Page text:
When Carl and I bought our Victorian Terrace to do up, we really didn’t know what we were getting into. Before taking on another project, we asked ourselves several questions to make sure we were really up for it. Here are the questions you will want to answer before you commit to a major house renovation.
1. Can you live in it and, if not, can you afford to live elsewhere, even if work takes twice as long?
Our first house was so small that we didn’t have the option to live around the work. Plus, so much of the work was major that we wouldn’t have been able to escape the dust. This mean that for eleven months (much longer than we planned), we were paying £595 in rent on top of our mortgage payment.
If the house is big enough, or in good enough repair to live in straightaway, then this isn’t an issue. But if you’re concerned that you won’t manage life on a glorified building site, you’ll need to budget for alternative accommodation.
2. Can you fund your project?
Do you have the savings, credit, or access to loans to complete a major house renovation? Costs can add up quickly – especially if you have trouble with the roof or windows. If you, or the surveyor, have concerns beyond basic redecorating, then get a quote before you commit and ensure your budget will be able to handle the expense.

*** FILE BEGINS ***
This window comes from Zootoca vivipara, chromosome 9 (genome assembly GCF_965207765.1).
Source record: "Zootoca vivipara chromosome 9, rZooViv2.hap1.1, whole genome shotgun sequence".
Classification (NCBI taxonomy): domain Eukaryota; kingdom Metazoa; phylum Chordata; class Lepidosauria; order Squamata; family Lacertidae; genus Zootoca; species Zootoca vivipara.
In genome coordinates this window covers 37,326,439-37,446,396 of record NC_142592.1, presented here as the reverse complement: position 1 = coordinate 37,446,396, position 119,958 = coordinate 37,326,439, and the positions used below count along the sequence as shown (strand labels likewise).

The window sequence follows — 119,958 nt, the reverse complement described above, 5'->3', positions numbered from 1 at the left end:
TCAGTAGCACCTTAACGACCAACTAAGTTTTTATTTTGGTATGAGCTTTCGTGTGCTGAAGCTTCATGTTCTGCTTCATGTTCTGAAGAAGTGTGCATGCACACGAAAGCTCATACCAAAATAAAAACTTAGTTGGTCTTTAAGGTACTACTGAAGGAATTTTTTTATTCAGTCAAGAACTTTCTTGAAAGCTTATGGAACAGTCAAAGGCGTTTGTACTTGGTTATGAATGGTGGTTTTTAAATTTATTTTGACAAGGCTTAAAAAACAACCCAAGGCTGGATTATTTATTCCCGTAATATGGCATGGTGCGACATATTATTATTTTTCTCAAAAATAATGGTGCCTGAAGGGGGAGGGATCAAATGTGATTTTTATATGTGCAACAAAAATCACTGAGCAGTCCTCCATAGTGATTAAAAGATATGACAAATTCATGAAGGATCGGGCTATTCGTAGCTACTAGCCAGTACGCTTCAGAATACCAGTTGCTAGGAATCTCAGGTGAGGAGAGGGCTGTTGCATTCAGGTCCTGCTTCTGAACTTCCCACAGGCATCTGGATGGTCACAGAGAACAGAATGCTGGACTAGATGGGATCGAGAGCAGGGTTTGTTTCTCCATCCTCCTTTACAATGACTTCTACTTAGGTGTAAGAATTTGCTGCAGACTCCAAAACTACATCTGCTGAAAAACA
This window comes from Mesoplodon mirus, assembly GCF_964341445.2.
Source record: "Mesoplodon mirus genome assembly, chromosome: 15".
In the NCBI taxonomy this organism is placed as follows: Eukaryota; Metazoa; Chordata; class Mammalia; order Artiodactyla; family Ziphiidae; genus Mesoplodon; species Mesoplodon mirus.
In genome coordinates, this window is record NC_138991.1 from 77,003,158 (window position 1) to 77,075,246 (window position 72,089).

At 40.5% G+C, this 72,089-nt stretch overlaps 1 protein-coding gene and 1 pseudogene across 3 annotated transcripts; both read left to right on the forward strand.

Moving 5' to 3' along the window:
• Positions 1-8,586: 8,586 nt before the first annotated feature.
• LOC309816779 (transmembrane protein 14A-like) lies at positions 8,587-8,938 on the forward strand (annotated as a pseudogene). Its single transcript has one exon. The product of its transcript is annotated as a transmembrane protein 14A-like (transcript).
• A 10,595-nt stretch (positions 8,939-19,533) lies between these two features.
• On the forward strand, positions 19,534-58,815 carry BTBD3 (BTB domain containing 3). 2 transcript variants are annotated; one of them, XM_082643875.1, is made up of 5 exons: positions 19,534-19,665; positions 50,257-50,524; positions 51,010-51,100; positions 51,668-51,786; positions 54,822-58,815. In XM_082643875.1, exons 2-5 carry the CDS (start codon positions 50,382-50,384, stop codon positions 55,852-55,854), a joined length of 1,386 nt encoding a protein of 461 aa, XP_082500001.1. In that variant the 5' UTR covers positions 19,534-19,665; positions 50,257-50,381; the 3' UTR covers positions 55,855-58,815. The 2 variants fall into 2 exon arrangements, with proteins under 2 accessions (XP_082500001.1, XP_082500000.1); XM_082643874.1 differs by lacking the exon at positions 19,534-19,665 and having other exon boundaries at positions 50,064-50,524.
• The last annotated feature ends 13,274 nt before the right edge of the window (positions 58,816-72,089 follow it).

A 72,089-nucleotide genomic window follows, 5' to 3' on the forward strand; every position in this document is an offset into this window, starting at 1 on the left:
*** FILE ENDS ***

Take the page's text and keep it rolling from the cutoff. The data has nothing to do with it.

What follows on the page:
3. Is this definitely how you want to spend your free time?
Just because you think that you will make money on a renovation, doesn’t mean it will be worth the personal cost. DIY takes time and it can easily crowd out other hobbies, time with family, or just leisure time. Even if you plan to outsource work to other people, it still takes time to obtain quotes, give instructions, and make decisions about finishes.
Plus, life doesn’t stop when you take on a project. Babies will be born, people get married, jobs change. Are your circumstances reasonably stable, or do you expect major changes that will challenge your commitment to getting your project finished?
4. Will you at least break even when you sell?
Especially if this is your first project, you will save yourself a lot of stress if you have a wide margin of error in terms of cost. No one wants to end up ‘upside down’ – having spent more money on buying and doing up a house than they are able to sell it for. If you don’t think you’re getting a bargain price with plenty of room for error, then it may be worth looking for another property.
5. Do you have the skill – or time – or money to get the work done?
If you don’t know what you’re doing, it is either going to take a lot of time to learn, or extra money to get a professional in. This isn’t necessarily bad, and the internet is rife with tutorials, guides, videos and resources to help you do everything from plumbing to plastering. However, you need to be aware of your own limitations going into it. If you don’t have a personality that tends to stick with things until they are finished, and you don’t have the money to pay someone else to do the work, then a house renovation may not be for you.
Ultimately, the decision to take on a major house renovation is challenging, and different for everyone. You have to consider your financial strength, your mental and emotional stamina, your general life circumstances, as well as the house in question.
Did you walk into a house renovation blindly? Or was it deliberate?